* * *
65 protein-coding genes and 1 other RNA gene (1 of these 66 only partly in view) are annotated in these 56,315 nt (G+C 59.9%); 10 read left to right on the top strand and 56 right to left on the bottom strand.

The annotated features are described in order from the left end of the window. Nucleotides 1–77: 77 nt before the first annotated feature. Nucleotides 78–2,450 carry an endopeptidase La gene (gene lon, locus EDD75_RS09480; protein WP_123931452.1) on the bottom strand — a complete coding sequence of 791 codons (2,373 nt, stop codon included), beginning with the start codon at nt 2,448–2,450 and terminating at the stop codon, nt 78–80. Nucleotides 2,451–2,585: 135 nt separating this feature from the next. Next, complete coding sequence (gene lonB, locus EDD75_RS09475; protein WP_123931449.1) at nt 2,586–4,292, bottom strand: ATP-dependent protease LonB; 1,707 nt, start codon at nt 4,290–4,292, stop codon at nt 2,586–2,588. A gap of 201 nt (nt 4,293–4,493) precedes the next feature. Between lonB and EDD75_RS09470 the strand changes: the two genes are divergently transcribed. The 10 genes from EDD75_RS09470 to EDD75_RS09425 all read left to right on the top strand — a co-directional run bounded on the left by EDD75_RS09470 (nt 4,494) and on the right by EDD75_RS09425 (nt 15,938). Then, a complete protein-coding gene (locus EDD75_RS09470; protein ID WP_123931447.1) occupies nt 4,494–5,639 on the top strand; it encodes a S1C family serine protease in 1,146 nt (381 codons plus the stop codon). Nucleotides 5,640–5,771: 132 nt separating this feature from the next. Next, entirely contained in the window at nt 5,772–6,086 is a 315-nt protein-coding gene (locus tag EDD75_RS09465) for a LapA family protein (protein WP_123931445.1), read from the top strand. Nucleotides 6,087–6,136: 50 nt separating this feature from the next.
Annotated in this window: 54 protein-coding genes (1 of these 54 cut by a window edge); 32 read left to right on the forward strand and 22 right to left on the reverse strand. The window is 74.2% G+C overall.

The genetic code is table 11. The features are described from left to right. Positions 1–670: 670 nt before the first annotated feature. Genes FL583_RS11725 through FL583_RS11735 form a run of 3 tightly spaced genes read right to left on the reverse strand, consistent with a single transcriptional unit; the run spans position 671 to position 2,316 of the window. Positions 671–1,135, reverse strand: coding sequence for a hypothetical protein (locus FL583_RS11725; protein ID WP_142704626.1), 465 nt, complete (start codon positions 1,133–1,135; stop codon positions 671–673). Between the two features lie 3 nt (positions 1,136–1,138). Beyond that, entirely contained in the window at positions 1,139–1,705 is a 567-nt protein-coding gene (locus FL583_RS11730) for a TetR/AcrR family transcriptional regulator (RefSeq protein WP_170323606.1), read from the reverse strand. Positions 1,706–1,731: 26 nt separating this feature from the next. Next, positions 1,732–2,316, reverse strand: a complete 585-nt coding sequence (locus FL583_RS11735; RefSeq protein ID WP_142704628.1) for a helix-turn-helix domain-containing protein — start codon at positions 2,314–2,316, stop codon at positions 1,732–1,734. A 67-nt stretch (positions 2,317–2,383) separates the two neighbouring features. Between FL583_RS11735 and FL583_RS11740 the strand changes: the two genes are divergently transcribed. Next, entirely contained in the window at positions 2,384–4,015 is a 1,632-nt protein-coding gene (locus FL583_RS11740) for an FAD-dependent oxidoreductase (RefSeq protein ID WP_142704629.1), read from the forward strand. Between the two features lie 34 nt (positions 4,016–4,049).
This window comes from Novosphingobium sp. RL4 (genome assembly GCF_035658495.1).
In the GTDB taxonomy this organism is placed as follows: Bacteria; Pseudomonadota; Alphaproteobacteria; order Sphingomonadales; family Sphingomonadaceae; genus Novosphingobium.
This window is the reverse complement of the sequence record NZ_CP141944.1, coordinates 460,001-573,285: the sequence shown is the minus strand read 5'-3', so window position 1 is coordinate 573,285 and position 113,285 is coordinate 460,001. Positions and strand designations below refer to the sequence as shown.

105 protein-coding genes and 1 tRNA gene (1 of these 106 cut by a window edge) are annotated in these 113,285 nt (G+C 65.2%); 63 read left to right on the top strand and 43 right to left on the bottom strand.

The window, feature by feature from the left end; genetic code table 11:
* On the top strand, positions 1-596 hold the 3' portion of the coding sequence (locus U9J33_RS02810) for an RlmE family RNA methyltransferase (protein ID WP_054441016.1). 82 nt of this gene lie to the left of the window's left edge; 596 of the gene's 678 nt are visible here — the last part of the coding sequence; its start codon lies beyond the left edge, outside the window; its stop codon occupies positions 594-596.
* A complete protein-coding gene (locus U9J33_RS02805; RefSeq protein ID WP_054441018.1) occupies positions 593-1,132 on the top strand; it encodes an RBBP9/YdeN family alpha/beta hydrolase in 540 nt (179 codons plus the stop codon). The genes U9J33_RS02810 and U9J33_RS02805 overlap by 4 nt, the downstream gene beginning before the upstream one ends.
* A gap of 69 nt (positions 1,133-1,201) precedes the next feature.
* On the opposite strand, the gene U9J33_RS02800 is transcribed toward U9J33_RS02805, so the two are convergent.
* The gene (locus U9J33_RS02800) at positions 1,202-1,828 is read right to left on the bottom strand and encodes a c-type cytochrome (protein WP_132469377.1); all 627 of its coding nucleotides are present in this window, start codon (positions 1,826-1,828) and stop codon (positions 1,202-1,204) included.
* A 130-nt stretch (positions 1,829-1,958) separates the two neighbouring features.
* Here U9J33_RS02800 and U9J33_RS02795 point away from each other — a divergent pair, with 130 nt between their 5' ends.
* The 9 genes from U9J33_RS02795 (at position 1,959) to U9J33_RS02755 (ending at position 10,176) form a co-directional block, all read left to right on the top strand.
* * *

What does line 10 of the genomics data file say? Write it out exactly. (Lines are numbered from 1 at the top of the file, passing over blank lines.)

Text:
* On the top strand, positions 1-596 hold the 3' portion of the coding sequence (locus U9J33_RS02810) for an RlmE family RNA methyltransferase (protein ID WP_054441016.1). 82 nt of this gene lie to the left of the window's left edge; 596 of the gene's 678 nt are visible here — the last part of the coding sequence; its start codon lies beyond the left edge, outside the window; its stop codon occupies positions 594-596.